This particular batch of raspberry jam didn’t fully set so it was a cross between syrup and jam.  So if you happen to have either jam or maybe some syrup hiding out in your pantry, stir a teaspoon or two into that spiced butter.  Without breaking a sweat, you’ve made a fancy compound butter that will melt into the recesses of your waffle.  It is also an equal opportunity topping for other breakfast foods such as pancakes, scones, crumpets, and toast.

Official Disclosure: Kerrygold provided me with their Premium Spreadable Butter and Premium Spreadable Reduced Fat Butter to use in developing these tips as part of a contest.  The opinions, and #butterlove, expressed here are my own.

Kerrygold Cardamom Toast

Today’s Kerrygold Premium Spreadable Butter tip takes me back with an updated spin on a childhood favorite….cinnamon toast.  I have memories of slices of bread that were toasted, buttered, and sprinkled with cinnamon sugar.  I also have memories of the cinnamon sugar ending up all over my plate because the butter just couldn’t hold it.  Melted butter lacks the muscle to grab onto the cinnamon sugar and turn it into a crisp, crunchy layer of deliciousness.  My friends, with only a few minor substitutions, you can take your cinnamon toast from drab to fab.  And Kerrygold Premium Spreadable Butter is here to help you.

First, you’re going to take that butter and out of fridge and scoop out a couple of tablespoons.  Try doing that with a regular stick of butter.  Put the butter into a small bowl, set an oven rack in the top position, and heat your oven to 350 degrees.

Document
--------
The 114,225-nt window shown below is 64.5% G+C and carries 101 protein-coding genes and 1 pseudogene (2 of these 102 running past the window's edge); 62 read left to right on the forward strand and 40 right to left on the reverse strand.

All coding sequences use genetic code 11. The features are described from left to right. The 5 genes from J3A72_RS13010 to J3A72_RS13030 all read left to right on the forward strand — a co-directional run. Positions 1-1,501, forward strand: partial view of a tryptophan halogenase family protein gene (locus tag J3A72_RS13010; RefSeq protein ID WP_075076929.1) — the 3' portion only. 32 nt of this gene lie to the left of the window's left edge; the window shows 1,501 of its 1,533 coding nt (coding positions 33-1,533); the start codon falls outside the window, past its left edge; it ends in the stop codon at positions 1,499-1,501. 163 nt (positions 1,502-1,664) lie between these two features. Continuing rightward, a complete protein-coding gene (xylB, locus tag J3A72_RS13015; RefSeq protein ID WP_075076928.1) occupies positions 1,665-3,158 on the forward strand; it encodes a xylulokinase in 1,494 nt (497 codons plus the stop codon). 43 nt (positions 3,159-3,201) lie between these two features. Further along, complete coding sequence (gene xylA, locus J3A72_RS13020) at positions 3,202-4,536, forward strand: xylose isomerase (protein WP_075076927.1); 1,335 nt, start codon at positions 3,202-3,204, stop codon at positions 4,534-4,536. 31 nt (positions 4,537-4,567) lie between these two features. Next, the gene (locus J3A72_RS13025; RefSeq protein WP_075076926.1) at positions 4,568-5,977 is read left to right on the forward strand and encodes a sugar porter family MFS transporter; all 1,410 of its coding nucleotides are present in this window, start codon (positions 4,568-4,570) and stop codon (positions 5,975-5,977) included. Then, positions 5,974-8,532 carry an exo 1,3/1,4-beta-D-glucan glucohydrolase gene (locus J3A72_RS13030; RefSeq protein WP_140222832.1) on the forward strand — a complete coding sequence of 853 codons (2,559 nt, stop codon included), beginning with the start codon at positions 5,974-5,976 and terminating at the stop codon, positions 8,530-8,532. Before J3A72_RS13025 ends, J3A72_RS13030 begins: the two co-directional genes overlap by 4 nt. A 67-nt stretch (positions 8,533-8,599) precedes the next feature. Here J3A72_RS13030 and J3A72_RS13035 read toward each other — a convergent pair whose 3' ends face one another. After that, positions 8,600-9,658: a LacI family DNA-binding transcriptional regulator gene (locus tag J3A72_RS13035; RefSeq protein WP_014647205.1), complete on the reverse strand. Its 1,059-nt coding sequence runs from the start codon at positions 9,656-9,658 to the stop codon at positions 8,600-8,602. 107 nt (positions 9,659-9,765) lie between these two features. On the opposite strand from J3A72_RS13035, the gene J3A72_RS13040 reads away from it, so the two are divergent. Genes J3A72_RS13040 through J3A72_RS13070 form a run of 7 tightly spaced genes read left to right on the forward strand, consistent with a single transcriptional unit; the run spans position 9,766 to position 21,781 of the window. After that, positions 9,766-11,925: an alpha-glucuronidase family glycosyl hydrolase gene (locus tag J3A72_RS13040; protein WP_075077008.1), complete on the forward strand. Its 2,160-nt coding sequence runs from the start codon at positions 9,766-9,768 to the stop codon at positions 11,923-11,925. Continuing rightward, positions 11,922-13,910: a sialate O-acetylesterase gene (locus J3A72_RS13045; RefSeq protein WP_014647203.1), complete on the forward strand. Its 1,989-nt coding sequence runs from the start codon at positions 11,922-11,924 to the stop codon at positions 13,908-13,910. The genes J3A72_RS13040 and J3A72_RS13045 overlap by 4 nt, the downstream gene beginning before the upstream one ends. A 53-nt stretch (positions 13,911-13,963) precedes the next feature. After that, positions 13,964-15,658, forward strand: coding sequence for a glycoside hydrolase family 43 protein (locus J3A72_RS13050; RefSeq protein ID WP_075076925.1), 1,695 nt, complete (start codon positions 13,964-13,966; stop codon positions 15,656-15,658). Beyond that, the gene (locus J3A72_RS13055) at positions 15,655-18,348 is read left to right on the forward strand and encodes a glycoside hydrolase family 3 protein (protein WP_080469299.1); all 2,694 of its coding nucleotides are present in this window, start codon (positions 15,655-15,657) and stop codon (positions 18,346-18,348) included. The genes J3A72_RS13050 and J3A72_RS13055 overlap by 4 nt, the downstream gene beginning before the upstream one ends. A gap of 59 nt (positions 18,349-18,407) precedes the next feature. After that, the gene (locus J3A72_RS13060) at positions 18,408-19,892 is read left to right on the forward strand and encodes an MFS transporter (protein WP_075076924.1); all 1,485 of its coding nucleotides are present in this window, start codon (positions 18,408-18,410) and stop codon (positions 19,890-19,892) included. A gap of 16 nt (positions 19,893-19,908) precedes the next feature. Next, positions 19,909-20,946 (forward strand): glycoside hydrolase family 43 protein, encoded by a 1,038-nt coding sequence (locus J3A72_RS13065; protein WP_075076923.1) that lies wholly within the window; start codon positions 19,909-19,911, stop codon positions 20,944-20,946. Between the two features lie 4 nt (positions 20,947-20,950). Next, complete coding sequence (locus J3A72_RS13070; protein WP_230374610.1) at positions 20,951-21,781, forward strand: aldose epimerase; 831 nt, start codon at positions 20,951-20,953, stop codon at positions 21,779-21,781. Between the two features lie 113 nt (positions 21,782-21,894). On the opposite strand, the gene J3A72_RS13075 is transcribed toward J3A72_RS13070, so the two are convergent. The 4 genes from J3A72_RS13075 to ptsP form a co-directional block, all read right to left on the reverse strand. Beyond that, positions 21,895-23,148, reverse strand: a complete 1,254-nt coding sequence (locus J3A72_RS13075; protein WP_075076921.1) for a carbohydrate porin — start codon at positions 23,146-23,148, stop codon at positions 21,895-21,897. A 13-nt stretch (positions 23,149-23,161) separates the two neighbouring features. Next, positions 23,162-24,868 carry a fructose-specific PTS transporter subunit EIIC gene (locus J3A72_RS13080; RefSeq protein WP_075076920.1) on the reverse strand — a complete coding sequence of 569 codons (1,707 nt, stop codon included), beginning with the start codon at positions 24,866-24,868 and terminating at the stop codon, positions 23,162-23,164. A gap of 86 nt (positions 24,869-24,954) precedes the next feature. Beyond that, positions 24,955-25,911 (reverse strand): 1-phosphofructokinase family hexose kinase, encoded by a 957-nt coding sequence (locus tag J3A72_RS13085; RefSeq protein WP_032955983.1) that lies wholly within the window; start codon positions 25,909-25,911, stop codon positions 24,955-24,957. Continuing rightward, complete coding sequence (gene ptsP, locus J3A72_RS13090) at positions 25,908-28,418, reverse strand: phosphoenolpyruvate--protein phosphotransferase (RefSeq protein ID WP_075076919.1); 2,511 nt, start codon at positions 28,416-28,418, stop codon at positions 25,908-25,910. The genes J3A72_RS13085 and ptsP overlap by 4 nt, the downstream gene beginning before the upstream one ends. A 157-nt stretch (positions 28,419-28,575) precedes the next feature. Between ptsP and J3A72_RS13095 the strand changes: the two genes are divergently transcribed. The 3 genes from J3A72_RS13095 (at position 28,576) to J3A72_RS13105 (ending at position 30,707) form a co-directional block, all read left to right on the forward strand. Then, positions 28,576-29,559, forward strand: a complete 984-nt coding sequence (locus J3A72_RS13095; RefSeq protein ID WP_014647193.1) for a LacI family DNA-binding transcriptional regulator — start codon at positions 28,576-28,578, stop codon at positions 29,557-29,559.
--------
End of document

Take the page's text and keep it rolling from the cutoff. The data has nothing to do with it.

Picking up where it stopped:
Next, take your spice of choice.  Cinnamon sugar is lovely but I am head over heels in love with cardamom sugar.  You can make your own or buy it online.  Let’s just say I buy mine in bulk.  Start adding the spiced sugar about a teaspoon at a time to the butter and work it in with a fork.  Again, try doing that with a regular stick of butter straight from the fridge.

Taste a bit of the spiced butter.  Do you want more spice flavor?  Then keep adding  your spiced sugar and tasting until it is how you want it.  While your oven continues to heat up, line a sheet pan with parchment and butter your bread slices.  Make sure you get a good layer of the spiced butter on the bread and that it goes all the way to the edges.  Place the bread, butter side up, on the parchment.

Bake for 10 minutes and then switch the oven over to broil.  Broil for a few more minutes,  carefully moving the pan around if necessary, until the top of the bread is bubbly and browned without being charred.

Enjoy immediately.

Official Disclosure: Kerrygold provided me with their Premium Spreadable Butter and Premium Spreadable Reduced Fat Butter to use in developing these tips as part of a contest.  The opinions, and #butterlove, expressed here are my own.